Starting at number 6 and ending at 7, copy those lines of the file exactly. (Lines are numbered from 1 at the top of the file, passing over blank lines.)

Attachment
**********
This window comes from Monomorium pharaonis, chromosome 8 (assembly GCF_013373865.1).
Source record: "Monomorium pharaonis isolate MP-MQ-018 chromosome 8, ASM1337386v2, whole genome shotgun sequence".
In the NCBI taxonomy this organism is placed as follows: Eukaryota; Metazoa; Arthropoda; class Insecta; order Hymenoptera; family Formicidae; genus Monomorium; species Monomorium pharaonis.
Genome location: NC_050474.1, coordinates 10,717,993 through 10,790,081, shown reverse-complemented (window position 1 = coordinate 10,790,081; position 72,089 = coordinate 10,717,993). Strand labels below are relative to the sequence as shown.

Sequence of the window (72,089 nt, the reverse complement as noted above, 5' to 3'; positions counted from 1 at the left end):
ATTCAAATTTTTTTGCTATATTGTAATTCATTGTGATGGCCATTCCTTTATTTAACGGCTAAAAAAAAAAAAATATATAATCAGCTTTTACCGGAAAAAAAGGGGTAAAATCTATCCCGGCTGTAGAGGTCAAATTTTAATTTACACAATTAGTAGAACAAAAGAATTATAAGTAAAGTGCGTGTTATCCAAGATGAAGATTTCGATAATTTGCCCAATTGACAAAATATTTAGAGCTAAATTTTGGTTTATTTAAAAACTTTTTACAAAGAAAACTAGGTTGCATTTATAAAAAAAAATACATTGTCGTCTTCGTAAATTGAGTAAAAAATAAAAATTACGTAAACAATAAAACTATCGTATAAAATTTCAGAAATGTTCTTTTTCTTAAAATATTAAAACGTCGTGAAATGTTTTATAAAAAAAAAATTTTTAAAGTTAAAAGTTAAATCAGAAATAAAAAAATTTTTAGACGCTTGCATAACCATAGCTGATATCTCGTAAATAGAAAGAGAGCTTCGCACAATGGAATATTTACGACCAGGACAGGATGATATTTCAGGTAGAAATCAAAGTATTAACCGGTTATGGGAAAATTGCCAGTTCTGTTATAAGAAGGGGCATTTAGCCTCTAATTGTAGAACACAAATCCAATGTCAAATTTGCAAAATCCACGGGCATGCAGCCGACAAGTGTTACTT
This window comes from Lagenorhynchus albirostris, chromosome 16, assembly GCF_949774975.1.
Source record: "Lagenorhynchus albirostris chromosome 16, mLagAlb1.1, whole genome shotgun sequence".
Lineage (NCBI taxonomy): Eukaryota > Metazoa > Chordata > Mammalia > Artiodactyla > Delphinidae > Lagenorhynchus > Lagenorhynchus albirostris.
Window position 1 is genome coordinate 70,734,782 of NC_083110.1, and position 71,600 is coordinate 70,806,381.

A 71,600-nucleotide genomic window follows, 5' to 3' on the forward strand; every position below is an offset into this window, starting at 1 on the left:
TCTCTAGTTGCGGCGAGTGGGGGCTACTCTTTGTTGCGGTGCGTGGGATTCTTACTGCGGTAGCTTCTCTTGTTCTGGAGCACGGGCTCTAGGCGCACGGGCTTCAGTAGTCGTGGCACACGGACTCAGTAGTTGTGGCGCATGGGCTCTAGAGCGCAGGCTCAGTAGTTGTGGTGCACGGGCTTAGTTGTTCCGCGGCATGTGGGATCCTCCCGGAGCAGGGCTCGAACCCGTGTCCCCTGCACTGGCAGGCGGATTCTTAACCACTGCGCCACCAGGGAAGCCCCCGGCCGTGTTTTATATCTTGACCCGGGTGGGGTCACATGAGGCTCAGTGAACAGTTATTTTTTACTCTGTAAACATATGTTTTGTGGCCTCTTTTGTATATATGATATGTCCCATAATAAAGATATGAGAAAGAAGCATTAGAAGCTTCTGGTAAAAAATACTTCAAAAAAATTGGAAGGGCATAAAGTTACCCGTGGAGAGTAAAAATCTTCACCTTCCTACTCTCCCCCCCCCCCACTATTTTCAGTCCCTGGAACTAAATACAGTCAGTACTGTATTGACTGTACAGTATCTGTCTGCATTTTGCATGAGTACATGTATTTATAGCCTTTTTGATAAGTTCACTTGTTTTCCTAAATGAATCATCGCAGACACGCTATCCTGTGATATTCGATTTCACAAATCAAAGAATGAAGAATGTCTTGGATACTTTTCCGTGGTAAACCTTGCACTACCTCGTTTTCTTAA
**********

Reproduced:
ATTCAAATTTTTTTGCTATATTGTAATTCATTGTGATGGCCATTCCTTTATTTAACGGCTAAAAAAAAAAAAATATATAATCAGCTTTTACCGGAAAAAAAGGGGTAAAATCTATCCCGGCTGTAGAGGTCAAATTTTAATTTACACAATTAGTAGAACAAAAGAATTATAAGTAAAGTGCGTGTTATCCAAGATGAAGATTTCGATAATTTGCCCAATTGACAAAATATTTAGAGCTAAATTTTGGTTTATTTAAAAACTTTTTACAAAGAAAACTAGGTTGCATTTATAAAAAAAAATACATTGTCGTCTTCGTAAATTGAGTAAAAAATAAAAATTACGTAAACAATAAAACTATCGTATAAAATTTCAGAAATGTTCTTTTTCTTAAAATATTAAAACGTCGTGAAATGTTTTATAAAAAAAAAATTTTTAAAGTTAAAAGTTAAATCAGAAATAAAAAAATTTTTAGACGCTTGCATAACCATAGCTGATATCTCGTAAATAGAAAGAGAGCTTCGCACAATGGAATATTTACGACCAGGACAGGATGATATTTCAGGTAGAAATCAAAGTATTAACCGGTTATGGGAAAATTGCCAGTTCTGTTATAAGAAGGGGCATTTAGCCTCTAATTGTAGAACACAAATCCAATGTCAAATTTGCAAAATCCACGGGCATGCAGCCGACAAGTGTTACTT
This window comes from Lagenorhynchus albirostris, chromosome 16, assembly GCF_949774975.1.